Plan your day, see when the RAF Museum Cosford is open. Contact us on 01902 376 200 or firstname.lastname@example.org
How to find us and travel to the RAF Museum Cosford by car, train, bus or bike.
Enjoy lunch in the Refuel Restaurant with views overlooking the airfield. The Citroen Van in the National Cold War Exhibition is ideal for morning coffee and a cake.
The Royal Air Force Museum Shop has a gift for everyone from pocket money toys to specialist aviation gifts.
A car parking charge Is payable
See what events are scheduled at Cosford
Find out the latest news and updates for our Cosford site
Plan a day, see the opening hours & closure dates for RAF Museum London. Contact us on 020 8205 2266 or email@example.com
How to find us and travel to the RAF Museum London by car, train, bus or bike.
Discover our brand new green space in which to picnic and relax
When you need to refuel during your visit why not visit Claude's between Hangars 2 and 6? At this eatery you will find a variety of delicious home-made offerings to suit all tastes and pockets
The Royal Air Force Museum Shop has a gift for everyone one from pocket money toys to specialist aviation gifts.
See what events are planned at our London site
Read the latest news from our London Museum
Get more from the Museum and be part of the RAF Story
Join the RAF Museum as a volunteer and create a unique experience for yourself and our visitors. Bring your enthusiasm, knowledge and skills or try something new.
Without you assistance we would not be able to care for our collections, read our varied audiences or share our objects with a world wide audience.
Two of our Trustees set out on an epic walk-a-thon in aid of the RAF Museum Centenary Programme.
If you have any questions about supporting the RAF Museum, here you can find out how to contact our Fundraising Department.
The Royal Air Force Museum American Foundation ensures that the shared aviation heritage of the USA and the UK is kept alive in the memories of our two great nations.
air transport auxiliary,women,ATA,
"The incident took place on 1 June 2007. At 2315 hours Flight Lieutenant Goodman was alerted that there was a serious casualty following a mortar attack on an isolated British location in the centre of Basra City. Landing an aircraft at this location is assessed to be very high risk and intelligence reports indicated a large, 'spectacular' attack would occur somewhere in Basra, with a helicopter being a possible target. Flight Lieutenant Goodman was fully aware of the elevated threat level.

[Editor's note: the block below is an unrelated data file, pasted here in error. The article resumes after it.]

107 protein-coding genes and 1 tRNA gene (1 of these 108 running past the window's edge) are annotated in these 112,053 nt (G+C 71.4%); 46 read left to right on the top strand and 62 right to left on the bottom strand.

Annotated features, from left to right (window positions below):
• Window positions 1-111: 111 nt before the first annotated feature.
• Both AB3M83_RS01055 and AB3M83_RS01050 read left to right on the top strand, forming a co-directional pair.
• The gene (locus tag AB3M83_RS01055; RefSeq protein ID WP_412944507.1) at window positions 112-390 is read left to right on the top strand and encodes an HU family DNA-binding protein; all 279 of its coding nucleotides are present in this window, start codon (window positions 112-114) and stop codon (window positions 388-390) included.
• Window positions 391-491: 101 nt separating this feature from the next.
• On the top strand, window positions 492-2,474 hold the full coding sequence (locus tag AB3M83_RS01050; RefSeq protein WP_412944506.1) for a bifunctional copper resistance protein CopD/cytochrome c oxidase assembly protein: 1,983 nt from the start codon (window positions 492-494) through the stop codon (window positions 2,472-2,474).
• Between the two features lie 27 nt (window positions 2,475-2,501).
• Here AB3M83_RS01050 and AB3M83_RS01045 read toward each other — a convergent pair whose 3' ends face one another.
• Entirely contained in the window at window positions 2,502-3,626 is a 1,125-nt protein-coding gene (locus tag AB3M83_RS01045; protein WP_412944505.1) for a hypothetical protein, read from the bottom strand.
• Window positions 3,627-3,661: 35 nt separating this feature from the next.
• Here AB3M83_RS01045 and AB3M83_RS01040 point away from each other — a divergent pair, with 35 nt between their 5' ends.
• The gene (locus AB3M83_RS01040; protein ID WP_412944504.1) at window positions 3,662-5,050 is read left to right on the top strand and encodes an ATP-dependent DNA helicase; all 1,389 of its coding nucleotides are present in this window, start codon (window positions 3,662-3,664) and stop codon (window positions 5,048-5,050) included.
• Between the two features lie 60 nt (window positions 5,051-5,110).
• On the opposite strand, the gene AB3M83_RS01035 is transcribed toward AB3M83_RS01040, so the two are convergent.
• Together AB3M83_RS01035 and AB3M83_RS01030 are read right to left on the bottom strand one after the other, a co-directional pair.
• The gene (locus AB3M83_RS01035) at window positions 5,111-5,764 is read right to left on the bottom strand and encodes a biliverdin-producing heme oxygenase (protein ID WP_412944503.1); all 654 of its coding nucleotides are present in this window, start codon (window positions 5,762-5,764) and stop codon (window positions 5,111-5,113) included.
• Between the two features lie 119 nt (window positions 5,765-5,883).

Alert to the high risk, but being fully conscious of the importance of providing unfailing Instant Reaction Team (IRT) support to ground forces, Flight Lieutenant Goodman elected to fly her approach, whilst under intense enemy direct and indirect fire. Maintaining a firm control of the situation whilst flying tactically on Night Vision Goggles at very low level across a hostile city, she commenced a most expeditious transit and approach to an unfamiliar and dangerous landing site.
She continued her approach, undeterred by close friendly covering fire and even closer enemy fire which began to impact to the rear of the aircraft. Despite the most complex approach, with numerous obstructions and ambient conditions on the limit of aviation operations, she executed a landing with few visual references bringing the aircraft in next to the casualty. The medics and Aviation Reaction Force left the aircraft as four mortar rounds landed in and around the location; however, she remained in full control of the situation and elected to hold the aircraft on the ground as the option with least risk.
The top cover Lynx helicopter was by now reporting several substantial explosions in the area, which were believed to be either enemy mortars or Rocket propelled Grenade fire. With the casualties loaded, Flight Lieutenant Goodman departed the helicopter landing site just as further explosions occurred in close vicinity to the aircraft. Additionally, her aircraft detected possible enemy missile engagement and automatically discharged flares as a counter measure. She departed the area, her path covered by very close friendly artillery fire to distract enemy forces.
Flight Lieutenant Goodman flew rapidly from the area, making maximum use of the aircraft's performance, crew and supporting assets to achieve a safe transit clear of the area. The aircraft landed at the British Field Hospital just 14 minutes after launch. Many IRT sorties are high risk. However, on this occasion Flight Lieutenant Goodman had to instantly weigh up the risks against the importance of recovering a serious casualty, which would impact on morale throughout the coalition.
Without the IRT, the casualty would have died within 15 minutes. Despite extreme pressure, whilst in the face of the enemy, she made the right decision. This was a bold and daring sortie which undoubtedly saved life."
Michelle Goodman - in her own words
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